Businesses of all sizes can find themselves in a continual state of evaluation and re-evaluation over strategy and staffing requirements in a constantly shifting economic landscape. This can make redundancy a real possibility for employees who previously would have felt a very high level of job security.
So what does redundancy mean, what might the consequences of redundancy mean for you and where can you find the advice you need to make sure you get the best outcome for you? Essentially, redundancy is a way in which you can be dismissed from your job and is used when employers need to reduce their workforce.
If you are selected for redundancy, the process of selection must be conducted in a fair and objective way, based on accepted and evidence-based methods. These can include; self-selection, when candidates volunteer for redundancy; disciplinary records and staff appraisal markings, skills, qualifications and experience.
In certain circumstances an employer can make staff redundant without having to follow a selection process if a job no longer exists. This might be when a company is closing down a whole operation, making all related staff redundant or you’re the only employee in a particular part of the organisation. Your employer may also offer you a different role if one is available.
Most critically, there are reasons that would be classed as unfair for selection for redundancy. For example, you cannot be selected for redundancy on the grounds of your sexual orientation, race, disability, age, because you made a flexible working application or refused to sign a working-time opt-out agreement or because of affiliation to a trade union, among a number of other reasons. If there is evidence that you have been selected for redundancy based on an unfair reason, you may be able to make a claim to an employment tribunal for unfair dismissal.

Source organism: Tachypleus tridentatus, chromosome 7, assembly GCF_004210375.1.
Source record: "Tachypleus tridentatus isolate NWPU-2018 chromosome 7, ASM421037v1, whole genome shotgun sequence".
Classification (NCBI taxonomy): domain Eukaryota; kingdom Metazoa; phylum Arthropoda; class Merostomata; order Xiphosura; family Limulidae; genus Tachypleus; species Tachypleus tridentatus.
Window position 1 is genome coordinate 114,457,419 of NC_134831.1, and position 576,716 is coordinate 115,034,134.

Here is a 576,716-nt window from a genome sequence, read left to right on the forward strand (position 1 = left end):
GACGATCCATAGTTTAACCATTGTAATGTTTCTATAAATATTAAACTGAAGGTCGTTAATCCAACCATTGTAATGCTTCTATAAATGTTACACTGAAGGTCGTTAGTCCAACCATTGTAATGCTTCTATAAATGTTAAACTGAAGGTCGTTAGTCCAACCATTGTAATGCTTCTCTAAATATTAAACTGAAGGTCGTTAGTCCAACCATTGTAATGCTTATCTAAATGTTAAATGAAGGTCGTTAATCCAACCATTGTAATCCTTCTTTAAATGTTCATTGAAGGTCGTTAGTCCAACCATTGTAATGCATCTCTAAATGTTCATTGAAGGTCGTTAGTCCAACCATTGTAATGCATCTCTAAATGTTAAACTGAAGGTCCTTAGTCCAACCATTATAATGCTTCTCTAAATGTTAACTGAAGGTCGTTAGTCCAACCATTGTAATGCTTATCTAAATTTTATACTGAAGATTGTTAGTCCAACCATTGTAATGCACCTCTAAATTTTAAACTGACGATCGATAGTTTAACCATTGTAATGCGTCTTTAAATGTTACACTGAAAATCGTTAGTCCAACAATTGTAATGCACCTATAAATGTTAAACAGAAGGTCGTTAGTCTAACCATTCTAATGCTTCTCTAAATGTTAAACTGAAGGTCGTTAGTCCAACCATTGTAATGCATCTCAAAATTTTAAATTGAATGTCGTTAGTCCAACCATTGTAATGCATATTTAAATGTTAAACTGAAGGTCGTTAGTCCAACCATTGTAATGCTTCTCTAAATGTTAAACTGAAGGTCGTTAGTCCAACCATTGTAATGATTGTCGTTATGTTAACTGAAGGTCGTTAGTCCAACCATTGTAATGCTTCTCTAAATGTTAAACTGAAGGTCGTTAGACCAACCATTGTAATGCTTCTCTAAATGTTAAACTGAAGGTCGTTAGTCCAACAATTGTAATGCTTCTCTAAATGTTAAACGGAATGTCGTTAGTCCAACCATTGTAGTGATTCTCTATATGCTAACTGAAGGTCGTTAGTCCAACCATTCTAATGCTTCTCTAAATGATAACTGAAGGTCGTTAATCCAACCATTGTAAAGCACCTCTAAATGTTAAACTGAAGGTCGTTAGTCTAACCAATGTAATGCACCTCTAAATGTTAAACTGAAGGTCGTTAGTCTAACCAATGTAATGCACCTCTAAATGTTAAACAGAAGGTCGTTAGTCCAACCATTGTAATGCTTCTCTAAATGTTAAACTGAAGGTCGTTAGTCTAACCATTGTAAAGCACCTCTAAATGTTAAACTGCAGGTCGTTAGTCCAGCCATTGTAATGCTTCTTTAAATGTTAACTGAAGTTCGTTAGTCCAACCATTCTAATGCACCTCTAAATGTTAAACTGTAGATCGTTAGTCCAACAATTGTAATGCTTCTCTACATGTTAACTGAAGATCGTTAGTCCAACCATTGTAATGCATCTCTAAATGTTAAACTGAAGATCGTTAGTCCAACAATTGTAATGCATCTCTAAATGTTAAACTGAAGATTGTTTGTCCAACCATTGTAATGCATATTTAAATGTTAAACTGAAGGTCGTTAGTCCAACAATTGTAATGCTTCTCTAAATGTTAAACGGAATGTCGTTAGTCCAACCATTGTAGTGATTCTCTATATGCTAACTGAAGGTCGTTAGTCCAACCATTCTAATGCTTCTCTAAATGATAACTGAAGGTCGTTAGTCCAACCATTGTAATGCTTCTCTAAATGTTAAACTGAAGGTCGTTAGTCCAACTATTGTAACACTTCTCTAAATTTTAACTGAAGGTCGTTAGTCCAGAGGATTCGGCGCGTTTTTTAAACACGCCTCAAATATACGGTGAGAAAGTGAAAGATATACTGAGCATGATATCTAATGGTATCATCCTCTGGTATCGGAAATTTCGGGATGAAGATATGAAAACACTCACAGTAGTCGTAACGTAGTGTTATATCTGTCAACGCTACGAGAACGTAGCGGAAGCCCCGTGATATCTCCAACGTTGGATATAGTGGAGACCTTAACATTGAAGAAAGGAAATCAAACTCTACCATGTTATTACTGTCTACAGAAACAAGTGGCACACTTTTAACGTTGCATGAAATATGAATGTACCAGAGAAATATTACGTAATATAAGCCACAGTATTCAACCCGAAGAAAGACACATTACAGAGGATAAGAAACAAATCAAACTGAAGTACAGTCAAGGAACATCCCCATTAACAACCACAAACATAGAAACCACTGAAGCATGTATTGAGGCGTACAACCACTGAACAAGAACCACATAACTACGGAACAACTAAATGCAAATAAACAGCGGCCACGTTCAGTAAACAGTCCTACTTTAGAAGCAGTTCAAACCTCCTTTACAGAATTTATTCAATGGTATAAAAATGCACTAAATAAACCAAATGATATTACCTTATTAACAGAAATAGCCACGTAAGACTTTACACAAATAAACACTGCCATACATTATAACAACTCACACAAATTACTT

You are also entitled to a consultation with your employer if you’re being made redundant, during which they will be required to answer your questions around why you’re being made redundant and whether there are any alternatives to redundancy. There are rules around the consultation process which an employer must follow, so if they do not consult properly, this can again be referred to an employment tribunal.
If you are an employer that is looking to cut your workforce, getting the right legal advice at the outset can save you time and money. Equally, as an employee, knowing your rights and having the support of a legal expert can deliver the best possible outcome for you and ensure your employer fulfils their obligation to you as an employee.